Earthquake-hit Tarlay and Mong Lin in eastern Shan State were last week still recovering from a strong earthquake on March 24 that left at least 74 dead and more than 3000 homeless.
The most pressing needs in affected areas remain water and shelter, according to the UN Office for the Coordination of Human-itarian Affairs (OCHA), and further assessments were due to be carried out on March 31 and April 1.
The official death toll stands at 75, including one death in Thailand, and the Myanmar Red Cross Society (MRCS) estimated on March 30 that 3152 had been left homeless by the quake.
“Initial findings of a rapid assessment indicate that at least 18,000 people residing in 90 villages [have been] affected by the earthquake”, mostly in Tarlay and Mong Lin, a UNOCHA situation report issued on March 30 said.
Aid workers praised the speed of the government response, while UNOCHA said a “significant level of assistance has been provided by community-based organisations and the local communities in Kengtung and Tachileik”.
When The Myanmar Times arrived in Tarlay on March 27, the town’s bridge, which was severely damaged in the March 24 quake, was back in service and busy with vehicles carrying goods from local benefactors.
“We come from Wakaung village in Tachileik [township]. We wanted to offer as much food, medicine and drinking water as we could. Wakaung village was jolted by the earthquake but not damaged like this,” villager Daw Maple said on March 27. “We have never experienced an earthquake as strong as this. Even this morning we all ran away because of an aftershock while we were at church. We know how these people felt so we can empathise with them and want to come and donate as much as we can.”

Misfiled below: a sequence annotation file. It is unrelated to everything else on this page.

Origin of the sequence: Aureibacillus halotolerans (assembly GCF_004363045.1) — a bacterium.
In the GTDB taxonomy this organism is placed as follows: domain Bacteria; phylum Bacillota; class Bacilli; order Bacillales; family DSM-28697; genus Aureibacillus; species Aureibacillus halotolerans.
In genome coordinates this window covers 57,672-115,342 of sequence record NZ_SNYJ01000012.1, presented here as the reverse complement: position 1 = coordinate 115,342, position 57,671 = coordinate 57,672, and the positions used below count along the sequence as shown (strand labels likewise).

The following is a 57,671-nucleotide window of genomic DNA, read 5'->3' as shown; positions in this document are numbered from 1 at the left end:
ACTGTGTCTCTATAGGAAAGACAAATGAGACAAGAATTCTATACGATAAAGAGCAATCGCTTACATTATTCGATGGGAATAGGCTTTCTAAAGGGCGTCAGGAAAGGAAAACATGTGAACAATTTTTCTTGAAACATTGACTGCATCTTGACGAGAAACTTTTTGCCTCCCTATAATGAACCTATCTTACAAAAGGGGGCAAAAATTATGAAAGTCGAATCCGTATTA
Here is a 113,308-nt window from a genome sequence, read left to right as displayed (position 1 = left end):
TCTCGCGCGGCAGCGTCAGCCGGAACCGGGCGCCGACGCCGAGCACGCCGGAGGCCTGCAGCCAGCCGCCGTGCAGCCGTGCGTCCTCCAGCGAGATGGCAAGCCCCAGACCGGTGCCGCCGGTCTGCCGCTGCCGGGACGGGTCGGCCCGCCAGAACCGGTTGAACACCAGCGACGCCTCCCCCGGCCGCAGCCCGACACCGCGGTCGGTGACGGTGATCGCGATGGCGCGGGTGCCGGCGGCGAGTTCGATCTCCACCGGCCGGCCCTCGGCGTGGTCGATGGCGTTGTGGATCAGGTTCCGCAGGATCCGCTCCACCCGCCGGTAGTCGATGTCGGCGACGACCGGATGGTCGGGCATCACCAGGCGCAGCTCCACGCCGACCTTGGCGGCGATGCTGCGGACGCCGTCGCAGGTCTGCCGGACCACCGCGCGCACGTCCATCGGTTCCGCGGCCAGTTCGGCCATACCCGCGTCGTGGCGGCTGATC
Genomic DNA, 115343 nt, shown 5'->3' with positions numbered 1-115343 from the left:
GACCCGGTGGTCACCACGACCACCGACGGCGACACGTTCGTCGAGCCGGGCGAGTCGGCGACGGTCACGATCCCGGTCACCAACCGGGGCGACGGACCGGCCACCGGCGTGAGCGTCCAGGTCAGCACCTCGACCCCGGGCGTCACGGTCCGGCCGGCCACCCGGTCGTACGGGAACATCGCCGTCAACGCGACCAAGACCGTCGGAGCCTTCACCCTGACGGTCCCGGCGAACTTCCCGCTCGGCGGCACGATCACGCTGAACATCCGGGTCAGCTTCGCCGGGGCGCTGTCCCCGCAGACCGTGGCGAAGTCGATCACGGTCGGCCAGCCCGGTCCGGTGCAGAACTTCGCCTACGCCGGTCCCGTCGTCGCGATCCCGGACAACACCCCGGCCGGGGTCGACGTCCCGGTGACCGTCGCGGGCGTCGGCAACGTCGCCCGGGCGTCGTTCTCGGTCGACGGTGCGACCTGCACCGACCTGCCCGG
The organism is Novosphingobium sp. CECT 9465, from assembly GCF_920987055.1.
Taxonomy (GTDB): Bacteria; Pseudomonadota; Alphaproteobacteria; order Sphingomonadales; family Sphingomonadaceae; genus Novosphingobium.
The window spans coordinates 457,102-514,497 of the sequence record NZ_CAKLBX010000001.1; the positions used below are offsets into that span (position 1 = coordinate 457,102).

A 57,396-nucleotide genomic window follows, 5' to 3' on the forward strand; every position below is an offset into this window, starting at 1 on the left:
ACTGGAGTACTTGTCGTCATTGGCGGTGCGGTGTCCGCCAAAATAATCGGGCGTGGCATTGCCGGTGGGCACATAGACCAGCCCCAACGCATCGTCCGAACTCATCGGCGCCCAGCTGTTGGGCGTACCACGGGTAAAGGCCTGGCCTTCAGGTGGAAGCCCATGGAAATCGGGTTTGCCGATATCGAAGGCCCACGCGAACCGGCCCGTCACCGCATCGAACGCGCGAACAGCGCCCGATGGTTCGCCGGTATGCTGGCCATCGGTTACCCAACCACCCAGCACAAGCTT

A resident of Tarlay’s No 3 quarter said “large quantities” of food, such as rice and instant noodles, had been donated.
“There are also people offering drinking water. We were told not to drink the water from our wells until it had been chlorinated,” the resident said.
State health workers and Myanmar Red Cross Society (MRCS) members were busy last week chlorinating water sources and providing water purification tablets to residents. Those taking part in relief work said water from ponds, wells and springs had become discoloured as a result of the quake and was unsafe to drink.
“The number of people suffering from diarrhoea is rising in some villages. For now we have sufficient drinking water but it may run low later on. Most other patients are suffering from injuries [inflicted in the earthquake]. Some people are too scared to go into their homes again. We provide them with psychological counselling,” said a volunteer doctor from Kayuna, an organisation based in Kengtung.
“In Takyant village, Tarlay sub-township, the ground cracked and water gushed out from the crack. The water smelled like rotten eggs, there was so much sulphur in it. Organisations are planning to test the quality of the water,” a member from an international NGO said.
Relief teams were being flown in from around the country, an MRCS spokesperson said, adding that organisations were cooperating to avoid unnecessary delays and overlap in relief work.
– Translated by Thit Lwin